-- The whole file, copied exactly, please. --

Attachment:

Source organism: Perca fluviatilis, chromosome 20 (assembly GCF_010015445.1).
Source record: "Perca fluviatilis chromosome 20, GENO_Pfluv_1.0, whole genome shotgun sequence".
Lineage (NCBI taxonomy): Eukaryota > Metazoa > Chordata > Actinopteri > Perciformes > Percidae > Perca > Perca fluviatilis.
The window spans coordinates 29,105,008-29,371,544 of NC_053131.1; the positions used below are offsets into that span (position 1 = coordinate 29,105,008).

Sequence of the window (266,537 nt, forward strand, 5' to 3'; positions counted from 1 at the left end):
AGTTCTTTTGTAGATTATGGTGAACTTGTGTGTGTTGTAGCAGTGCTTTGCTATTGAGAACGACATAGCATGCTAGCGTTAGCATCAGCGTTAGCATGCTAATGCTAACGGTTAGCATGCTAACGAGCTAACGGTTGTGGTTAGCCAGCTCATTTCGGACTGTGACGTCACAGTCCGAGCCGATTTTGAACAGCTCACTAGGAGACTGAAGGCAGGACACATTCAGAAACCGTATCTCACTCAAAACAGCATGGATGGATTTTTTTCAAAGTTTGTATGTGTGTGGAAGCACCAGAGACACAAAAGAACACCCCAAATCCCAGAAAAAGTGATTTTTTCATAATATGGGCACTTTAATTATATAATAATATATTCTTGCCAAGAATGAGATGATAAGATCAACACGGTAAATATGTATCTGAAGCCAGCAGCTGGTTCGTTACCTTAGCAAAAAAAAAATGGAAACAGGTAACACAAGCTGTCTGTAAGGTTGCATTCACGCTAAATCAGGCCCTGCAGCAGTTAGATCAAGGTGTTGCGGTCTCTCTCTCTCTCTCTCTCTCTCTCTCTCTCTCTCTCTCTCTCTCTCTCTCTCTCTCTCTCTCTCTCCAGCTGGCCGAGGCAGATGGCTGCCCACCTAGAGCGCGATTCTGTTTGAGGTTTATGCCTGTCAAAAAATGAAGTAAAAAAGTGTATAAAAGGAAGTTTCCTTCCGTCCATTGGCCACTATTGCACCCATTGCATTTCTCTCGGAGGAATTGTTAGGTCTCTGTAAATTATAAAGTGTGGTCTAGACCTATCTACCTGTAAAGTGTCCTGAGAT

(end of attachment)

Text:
Source organism: Perca fluviatilis, chromosome 20 (assembly GCF_010015445.1).
Source record: "Perca fluviatilis chromosome 20, GENO_Pfluv_1.0, whole genome shotgun sequence".
Lineage (NCBI taxonomy): Eukaryota > Metazoa > Chordata > Actinopteri > Perciformes > Percidae > Perca > Perca fluviatilis.
The window spans coordinates 29,105,008-29,371,544 of NC_053131.1; the positions used below are offsets into that span (position 1 = coordinate 29,105,008).

Sequence of the window (266,537 nt, forward strand, 5' to 3'; positions counted from 1 at the left end):
AGTTCTTTTGTAGATTATGGTGAACTTGTGTGTGTTGTAGCAGTGCTTTGCTATTGAGAACGACATAGCATGCTAGCGTTAGCATCAGCGTTAGCATGCTAATGCTAACGGTTAGCATGCTAACGAGCTAACGGTTGTGGTTAGCCAGCTCATTTCGGACTGTGACGTCACAGTCCGAGCCGATTTTGAACAGCTCACTAGGAGACTGAAGGCAGGACACATTCAGAAACCGTATCTCACTCAAAACAGCATGGATGGATTTTTTTCAAAGTTTGTATGTGTGTGGAAGCACCAGAGACACAAAAGAACACCCCAAATCCCAGAAAAAGTGATTTTTTCATAATATGGGCACTTTAATTATATAATAATATATTCTTGCCAAGAATGAGATGATAAGATCAACACGGTAAATATGTATCTGAAGCCAGCAGCTGGTTCGTTACCTTAGCAAAAAAAAAATGGAAACAGGTAACACAAGCTGTCTGTAAGGTTGCATTCACGCTAAATCAGGCCCTGCAGCAGTTAGATCAAGGTGTTGCGGTCTCTCTCTCTCTCTCTCTCTCTCTCTCTCTCTCTCTCTCTCTCTCTCTCTCTCTCTCTCTCTCTCTCCAGCTGGCCGAGGCAGATGGCTGCCCACCTAGAGCGCGATTCTGTTTGAGGTTTATGCCTGTCAAAAAATGAAGTAAAAAAGTGTATAAAAGGAAGTTTCCTTCCGTCCATTGGCCACTATTGCACCCATTGCATTTCTCTCGGAGGAATTGTTAGGTCTCTGTAAATTATAAAGTGTGGTCTAGACCTATCTACCTGTAAAGTGTCCTGAGAT